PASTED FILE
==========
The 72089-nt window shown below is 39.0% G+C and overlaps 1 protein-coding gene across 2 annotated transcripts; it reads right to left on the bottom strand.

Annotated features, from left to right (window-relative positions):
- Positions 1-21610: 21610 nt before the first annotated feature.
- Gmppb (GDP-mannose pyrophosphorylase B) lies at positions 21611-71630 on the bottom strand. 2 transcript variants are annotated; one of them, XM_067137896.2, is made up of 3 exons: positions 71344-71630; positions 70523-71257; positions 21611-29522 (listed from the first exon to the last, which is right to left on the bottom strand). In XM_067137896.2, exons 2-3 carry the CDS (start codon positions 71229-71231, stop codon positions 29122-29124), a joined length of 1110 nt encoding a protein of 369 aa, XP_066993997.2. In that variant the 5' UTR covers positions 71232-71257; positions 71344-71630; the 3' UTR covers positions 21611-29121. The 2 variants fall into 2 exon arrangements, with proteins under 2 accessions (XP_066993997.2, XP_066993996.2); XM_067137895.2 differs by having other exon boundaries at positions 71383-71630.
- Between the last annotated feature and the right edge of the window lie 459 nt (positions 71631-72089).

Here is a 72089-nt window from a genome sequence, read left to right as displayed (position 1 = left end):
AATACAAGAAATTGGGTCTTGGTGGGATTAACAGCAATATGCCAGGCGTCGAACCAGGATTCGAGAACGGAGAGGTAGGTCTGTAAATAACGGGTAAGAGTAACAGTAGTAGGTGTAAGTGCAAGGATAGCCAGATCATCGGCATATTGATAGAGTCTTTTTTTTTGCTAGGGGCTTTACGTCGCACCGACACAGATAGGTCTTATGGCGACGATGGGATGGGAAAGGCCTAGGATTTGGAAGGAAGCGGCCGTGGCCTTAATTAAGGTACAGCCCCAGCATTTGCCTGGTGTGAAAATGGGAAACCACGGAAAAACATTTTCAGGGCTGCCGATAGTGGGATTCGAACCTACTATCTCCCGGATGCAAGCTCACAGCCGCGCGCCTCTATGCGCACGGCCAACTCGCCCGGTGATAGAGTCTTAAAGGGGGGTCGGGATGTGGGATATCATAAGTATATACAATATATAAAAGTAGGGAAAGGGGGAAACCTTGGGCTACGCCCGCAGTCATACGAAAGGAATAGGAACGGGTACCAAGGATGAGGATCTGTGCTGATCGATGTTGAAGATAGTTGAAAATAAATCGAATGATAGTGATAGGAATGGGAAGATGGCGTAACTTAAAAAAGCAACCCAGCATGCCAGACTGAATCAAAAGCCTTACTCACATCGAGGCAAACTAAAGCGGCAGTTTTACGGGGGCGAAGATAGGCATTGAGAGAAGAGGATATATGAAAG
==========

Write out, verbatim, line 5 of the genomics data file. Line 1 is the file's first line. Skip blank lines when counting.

- Between the last annotated feature and the right edge of the window lie 459 nt (positions 71631-72089).